Review: The Invasion of the Tearling by Erika Johansen


In case anyone had noticed… I’ve been absent. I got sick, right at my damn birthday! 😦 And I’ve been sick since. I can’t read when I’m sick, for some reason. And I was right in the middle of this book when the sickness struck!

4 out of 5

So when we left our troubled Kingdom last, Queen Kelsea had broken her treaty with Mortmesne and would no longer send her subjects to the Red Queen as slaves. You would think everyone would be pro-this. Amazingly… some were anti. I don’t get being anti-not-enslaving-people. But some people like money a whole lot, so go figure.

Everyone knows that the Mort queen is not going to stand for this, and everyone is waiting for the invasion. What they don’t know is that the mysterious “Dark Thing” has ordered the Red Queen not to. (He’s some kind of creature/person who helped her achieve her magic.) At this point, her desire for Kelsea’s gems (the blue sapphires) is so all-consuming, she has ignored his orders and begun the invasion. The army generals know there is nothing the Tearling can do. There are a few clever guerrilla type maneuvers they try, but in the end, everyone in the Tearling know the superior Mort forces are going to cut their way through the country like a hot knife through butter.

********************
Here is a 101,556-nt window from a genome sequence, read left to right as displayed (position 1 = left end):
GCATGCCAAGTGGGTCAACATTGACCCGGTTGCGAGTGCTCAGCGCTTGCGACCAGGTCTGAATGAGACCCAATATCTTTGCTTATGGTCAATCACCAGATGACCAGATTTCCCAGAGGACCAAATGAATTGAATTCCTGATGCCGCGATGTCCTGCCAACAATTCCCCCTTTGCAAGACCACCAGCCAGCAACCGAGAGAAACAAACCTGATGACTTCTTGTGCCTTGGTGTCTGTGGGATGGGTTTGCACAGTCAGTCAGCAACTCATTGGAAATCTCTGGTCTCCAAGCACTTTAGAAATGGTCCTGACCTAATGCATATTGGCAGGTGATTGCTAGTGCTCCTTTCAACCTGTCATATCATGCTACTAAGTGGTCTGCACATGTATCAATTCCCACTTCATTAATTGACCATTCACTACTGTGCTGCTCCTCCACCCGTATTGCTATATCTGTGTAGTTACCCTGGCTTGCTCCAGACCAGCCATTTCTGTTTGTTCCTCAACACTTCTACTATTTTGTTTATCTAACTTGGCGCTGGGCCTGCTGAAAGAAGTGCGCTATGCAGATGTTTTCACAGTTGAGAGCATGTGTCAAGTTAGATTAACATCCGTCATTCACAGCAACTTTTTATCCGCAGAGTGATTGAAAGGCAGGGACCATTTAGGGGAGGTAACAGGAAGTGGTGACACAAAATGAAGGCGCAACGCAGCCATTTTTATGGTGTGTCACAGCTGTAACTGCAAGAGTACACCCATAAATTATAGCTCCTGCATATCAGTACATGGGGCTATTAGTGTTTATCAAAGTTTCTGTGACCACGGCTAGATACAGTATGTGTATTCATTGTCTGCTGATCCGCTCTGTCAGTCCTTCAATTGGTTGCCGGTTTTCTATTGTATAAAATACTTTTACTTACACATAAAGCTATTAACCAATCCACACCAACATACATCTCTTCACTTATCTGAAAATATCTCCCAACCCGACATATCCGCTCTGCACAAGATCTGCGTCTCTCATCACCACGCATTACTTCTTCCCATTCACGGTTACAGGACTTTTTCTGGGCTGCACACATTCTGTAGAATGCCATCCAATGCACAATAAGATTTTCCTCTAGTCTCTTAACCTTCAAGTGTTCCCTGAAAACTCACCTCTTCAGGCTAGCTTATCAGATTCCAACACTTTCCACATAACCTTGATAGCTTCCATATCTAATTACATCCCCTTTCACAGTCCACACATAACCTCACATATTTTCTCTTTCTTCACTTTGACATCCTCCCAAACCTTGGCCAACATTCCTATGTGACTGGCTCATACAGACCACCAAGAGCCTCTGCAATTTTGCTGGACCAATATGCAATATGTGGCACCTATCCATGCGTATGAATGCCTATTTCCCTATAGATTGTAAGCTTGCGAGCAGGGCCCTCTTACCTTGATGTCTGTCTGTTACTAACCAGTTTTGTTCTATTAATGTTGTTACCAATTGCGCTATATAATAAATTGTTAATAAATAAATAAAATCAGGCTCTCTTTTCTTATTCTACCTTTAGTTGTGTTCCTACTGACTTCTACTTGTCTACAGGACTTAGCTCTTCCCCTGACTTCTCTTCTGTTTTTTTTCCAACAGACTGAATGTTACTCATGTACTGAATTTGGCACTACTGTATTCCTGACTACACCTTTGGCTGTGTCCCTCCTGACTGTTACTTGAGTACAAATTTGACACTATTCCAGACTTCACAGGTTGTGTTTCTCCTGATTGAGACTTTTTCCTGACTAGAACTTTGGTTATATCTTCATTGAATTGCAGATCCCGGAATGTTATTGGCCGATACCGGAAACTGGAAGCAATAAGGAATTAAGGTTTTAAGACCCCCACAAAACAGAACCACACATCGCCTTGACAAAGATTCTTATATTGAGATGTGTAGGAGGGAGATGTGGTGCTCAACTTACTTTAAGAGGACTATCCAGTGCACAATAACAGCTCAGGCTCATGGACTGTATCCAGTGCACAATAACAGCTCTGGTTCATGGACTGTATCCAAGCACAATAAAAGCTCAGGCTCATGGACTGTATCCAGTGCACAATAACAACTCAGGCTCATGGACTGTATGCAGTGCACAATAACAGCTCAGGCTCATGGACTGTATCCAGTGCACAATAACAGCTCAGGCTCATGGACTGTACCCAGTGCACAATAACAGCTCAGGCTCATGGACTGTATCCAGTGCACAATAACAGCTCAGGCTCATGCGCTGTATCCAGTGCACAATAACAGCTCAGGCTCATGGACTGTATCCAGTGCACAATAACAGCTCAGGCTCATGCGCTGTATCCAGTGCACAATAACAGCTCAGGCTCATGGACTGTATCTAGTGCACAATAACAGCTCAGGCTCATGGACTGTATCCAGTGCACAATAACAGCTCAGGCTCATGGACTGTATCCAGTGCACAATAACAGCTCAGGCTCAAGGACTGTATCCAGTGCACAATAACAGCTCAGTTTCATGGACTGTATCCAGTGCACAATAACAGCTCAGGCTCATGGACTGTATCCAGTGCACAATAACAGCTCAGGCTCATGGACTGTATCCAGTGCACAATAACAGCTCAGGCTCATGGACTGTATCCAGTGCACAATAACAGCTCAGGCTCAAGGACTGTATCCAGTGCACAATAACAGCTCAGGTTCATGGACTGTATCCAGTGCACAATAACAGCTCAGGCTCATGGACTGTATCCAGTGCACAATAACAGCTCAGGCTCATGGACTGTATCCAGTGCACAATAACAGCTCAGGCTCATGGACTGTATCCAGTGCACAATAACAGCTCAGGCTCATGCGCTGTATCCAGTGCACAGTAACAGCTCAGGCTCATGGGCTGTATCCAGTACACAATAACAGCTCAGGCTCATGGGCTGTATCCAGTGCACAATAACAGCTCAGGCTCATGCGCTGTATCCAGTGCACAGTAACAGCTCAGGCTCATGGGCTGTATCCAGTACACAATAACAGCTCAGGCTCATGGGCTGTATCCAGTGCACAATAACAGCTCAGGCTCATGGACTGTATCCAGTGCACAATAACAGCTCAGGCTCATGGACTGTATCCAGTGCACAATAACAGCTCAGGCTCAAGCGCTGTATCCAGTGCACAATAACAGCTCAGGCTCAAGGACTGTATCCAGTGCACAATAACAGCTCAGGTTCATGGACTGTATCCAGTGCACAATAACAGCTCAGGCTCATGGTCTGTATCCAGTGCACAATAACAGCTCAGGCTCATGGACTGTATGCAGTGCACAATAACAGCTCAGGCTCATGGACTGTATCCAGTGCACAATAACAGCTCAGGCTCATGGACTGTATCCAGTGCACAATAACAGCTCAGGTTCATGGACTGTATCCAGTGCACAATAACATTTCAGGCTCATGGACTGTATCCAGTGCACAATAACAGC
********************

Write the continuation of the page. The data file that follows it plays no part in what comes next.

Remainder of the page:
In the meantime, some stuff is going on with Kelsea. She is changing, both in physical appearance and magical ability. She is beginning to have these visions that feel like more than visions. It’s based around a woman from pre-crossing times, when America was run by this horrible president who basically brought some of what happened in Margaret Atwood’s Handmaid’s Tale, where women have lost all their rights are reduced to belongings. Lily lives a very protected life inside the walls… as far as from the outside world. She has money, her husband is powerful, but she has to sneak birthcontrol so as not to breed with her monster husband. Then a girl comes tumbling over the wall, a separatist from a terrorist group called Blue Horizon. And Lily begins to question everything about her life and yearning for a freedom she never knew she wanted. We learn so much more about pre-crossing America and get some answers about how we wound up where we’ve wound up. But not all of them. Gotta save some juicy for that last book, amiright?

To be honest, at first, I was kinda bored with Lilly. I thought these flashbacks dragged out the story. I did get interested, but sadly, in the 2nd half of the book, I wanted to get on with what was going on in the Tearling. The slow, inevitable troop movements, the Red Queen’s anger and desire for the sapphires, the hint of who the Dark Thing is, who the Red Queen is, and how is Kelsea going to use her magic to save everybody. Because that is what she is going to do, right? Right? I don’t want to spoil it for you… but my sarcasm is probably a good hint.